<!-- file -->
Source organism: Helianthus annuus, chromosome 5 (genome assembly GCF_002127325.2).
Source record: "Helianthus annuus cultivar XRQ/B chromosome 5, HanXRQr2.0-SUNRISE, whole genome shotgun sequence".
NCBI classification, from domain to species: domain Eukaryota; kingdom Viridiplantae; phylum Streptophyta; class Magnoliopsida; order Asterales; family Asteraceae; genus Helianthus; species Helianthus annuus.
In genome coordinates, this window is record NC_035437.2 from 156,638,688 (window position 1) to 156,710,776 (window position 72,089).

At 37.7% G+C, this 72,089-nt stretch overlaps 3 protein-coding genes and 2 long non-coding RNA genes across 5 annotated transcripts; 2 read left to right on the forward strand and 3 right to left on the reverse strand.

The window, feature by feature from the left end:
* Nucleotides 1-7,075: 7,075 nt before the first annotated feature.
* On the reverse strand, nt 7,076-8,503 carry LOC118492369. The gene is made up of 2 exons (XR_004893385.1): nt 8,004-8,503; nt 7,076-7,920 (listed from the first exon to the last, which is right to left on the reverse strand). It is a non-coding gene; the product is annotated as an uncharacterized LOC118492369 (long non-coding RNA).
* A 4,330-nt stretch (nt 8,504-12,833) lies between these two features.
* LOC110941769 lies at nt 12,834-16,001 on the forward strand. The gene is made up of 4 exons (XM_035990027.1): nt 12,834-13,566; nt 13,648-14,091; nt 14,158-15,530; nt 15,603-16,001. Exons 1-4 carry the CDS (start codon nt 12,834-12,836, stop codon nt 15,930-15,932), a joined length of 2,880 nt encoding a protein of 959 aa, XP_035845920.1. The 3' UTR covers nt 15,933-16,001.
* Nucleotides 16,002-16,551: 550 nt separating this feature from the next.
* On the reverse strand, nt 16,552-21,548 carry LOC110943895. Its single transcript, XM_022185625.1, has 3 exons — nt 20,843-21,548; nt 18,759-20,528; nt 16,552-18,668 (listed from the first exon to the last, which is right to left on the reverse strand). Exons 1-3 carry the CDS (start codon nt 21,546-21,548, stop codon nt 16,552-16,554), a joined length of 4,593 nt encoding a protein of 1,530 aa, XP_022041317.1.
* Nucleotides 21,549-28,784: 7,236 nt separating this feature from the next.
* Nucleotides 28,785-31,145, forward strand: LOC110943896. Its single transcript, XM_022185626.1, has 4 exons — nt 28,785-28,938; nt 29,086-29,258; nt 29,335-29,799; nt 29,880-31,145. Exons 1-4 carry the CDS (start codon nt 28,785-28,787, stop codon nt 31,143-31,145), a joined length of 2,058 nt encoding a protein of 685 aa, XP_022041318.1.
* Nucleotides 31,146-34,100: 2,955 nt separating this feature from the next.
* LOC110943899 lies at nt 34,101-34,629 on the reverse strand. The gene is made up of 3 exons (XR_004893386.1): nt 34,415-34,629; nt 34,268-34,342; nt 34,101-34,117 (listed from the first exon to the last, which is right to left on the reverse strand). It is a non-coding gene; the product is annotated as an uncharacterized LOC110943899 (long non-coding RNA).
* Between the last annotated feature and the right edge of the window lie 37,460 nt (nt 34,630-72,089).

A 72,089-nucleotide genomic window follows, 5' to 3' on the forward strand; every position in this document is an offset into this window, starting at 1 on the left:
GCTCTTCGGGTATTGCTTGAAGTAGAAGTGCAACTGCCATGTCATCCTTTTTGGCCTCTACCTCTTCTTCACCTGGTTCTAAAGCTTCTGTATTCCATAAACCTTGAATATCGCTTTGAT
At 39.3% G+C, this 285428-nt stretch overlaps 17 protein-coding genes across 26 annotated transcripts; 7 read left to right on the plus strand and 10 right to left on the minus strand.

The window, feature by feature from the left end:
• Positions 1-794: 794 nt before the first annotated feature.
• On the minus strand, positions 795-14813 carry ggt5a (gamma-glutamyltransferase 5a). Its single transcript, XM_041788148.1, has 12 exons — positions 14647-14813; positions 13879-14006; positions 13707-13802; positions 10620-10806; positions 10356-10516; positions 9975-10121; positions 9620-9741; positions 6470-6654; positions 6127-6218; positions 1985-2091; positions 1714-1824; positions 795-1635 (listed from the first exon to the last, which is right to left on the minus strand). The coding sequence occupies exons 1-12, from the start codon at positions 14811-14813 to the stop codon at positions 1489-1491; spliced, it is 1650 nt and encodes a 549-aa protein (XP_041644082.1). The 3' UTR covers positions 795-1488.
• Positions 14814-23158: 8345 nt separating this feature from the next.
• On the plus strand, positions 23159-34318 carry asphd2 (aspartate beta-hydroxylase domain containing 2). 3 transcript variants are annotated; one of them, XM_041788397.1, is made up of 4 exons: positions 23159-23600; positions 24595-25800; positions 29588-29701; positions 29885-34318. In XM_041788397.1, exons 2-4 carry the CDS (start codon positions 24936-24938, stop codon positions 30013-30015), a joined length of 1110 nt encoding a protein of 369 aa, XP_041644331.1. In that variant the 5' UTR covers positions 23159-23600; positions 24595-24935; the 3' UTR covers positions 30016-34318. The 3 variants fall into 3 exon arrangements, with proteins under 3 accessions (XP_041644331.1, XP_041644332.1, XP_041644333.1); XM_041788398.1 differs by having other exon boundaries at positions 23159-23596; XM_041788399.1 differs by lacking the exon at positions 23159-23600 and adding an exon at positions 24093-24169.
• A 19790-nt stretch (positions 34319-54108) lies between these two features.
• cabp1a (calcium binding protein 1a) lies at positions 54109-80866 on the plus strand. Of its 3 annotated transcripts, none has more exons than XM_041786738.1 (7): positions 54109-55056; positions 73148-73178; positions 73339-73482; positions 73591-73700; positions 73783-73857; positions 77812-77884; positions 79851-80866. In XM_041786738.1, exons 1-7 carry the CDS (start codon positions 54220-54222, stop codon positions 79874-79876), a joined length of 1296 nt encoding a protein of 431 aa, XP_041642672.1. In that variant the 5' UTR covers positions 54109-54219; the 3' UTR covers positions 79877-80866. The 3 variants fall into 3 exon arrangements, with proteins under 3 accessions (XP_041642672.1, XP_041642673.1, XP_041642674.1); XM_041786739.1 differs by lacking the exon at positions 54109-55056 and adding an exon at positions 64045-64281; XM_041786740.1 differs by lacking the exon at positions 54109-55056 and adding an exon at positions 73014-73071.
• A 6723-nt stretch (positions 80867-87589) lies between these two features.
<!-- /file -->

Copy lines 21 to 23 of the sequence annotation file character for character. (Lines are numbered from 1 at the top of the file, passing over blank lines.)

The window, feature by feature from the left end:
• Positions 1-794: 794 nt before the first annotated feature.
• On the minus strand, positions 795-14813 carry ggt5a (gamma-glutamyltransferase 5a). Its single transcript, XM_041788148.1, has 12 exons — positions 14647-14813; positions 13879-14006; positions 13707-13802; positions 10620-10806; positions 10356-10516; positions 9975-10121; positions 9620-9741; positions 6470-6654; positions 6127-6218; positions 1985-2091; positions 1714-1824; positions 795-1635 (listed from the first exon to the last, which is right to left on the minus strand). The coding sequence occupies exons 1-12, from the start codon at positions 14811-14813 to the stop codon at positions 1489-1491; spliced, it is 1650 nt and encodes a 549-aa protein (XP_041644082.1). The 3' UTR covers positions 795-1488.